Characterisation of a novel family of peptides with potent anti-viral activity against influenza viruses
Jasim, Seema Naseralla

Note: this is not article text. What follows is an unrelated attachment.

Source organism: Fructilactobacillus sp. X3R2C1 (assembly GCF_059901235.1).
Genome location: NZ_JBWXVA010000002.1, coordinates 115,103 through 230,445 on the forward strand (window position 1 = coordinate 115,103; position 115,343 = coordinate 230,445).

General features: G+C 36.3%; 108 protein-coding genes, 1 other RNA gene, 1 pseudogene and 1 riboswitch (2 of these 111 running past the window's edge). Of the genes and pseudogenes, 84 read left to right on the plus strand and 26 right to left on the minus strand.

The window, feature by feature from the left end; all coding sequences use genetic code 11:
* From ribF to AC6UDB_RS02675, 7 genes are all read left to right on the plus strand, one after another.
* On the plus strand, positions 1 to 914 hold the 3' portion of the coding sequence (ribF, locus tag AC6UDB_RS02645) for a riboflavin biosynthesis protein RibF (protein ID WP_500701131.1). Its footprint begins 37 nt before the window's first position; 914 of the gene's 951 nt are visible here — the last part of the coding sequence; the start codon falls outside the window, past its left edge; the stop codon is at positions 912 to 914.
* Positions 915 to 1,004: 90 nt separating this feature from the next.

Avian influenza viruses can cause devastating outbreaks in domesticated poultry, with rapid transmission of virus between birds and high mortality. Current measures for control of influenza involve surveillance, closure of live poultry markets and mass culling. However, despite implementing these measures, outbreaks continue. Considering the uncertainty over whether certain strains of avian influenza viruses will adapt to human transmission and limitations over how their spread may be controlled, this study considers the use of anti-viral peptides as protective agents against low pathogenicity avian influenza (LPAI) virus. This study investigated the activity and mode of action of two cell-penetrating anti-viral peptide families against influenza A virus infection: ‘FluPep’ (a family of short, hydrophobic peptides related to suppressor of cytokine signaling- 1 proteins) and ‘Entry Blocker’ (derived from the signal sequence of fibroblast growth factor-4). Plaque reduction assays demonstrated dose-dependent anti-viral activity of both peptide families against a panel of influenza viruses with diverse haemagglutinin subtypes. Determination of IC50 values showed strain-specific differences in sensitivity to FluPep but not Entry Blocker. The IC50 of FluPep 4 for A/PR/8/34 was reduced by reassorting in the HA and NA from a relatively sensitive avian strain using a reverse genetics approach, suggesting inhibitory effects on the viral glycoproteins. Accordingly, viral entry assays focusing on binding, internalisation, fusion and import were designed and optimised to dissect the mechanism(s) of action of the peptides. Results indicated that the peptides acted upstream of nuclear import of viral ribonucleoprotein complexes but did not reduce overall virus binding to cells. However, the peptides caused aggregation of the virus particles on the surface of the host cells and reduced their internalisation. Further work evaluated how the peptides may be delivered to the site(s) of viral replication in poultry. A screen of the current literature was completed to allow for the design of an expression cassette for poultry-derived Lactobacillus to express FluPep and Entry Blocker. Though the cassette has been reported to be suitable for expression of heterologous proteins in Lactobacilli, rescue of recombinants for expression of anti-viral peptides or a reporter protein proved challenging, possibly owing to toxicity. A stable construct for the expression of FluPep 4 in Lactobacillus was obtained but culture supernatant did not inhibit virus replication.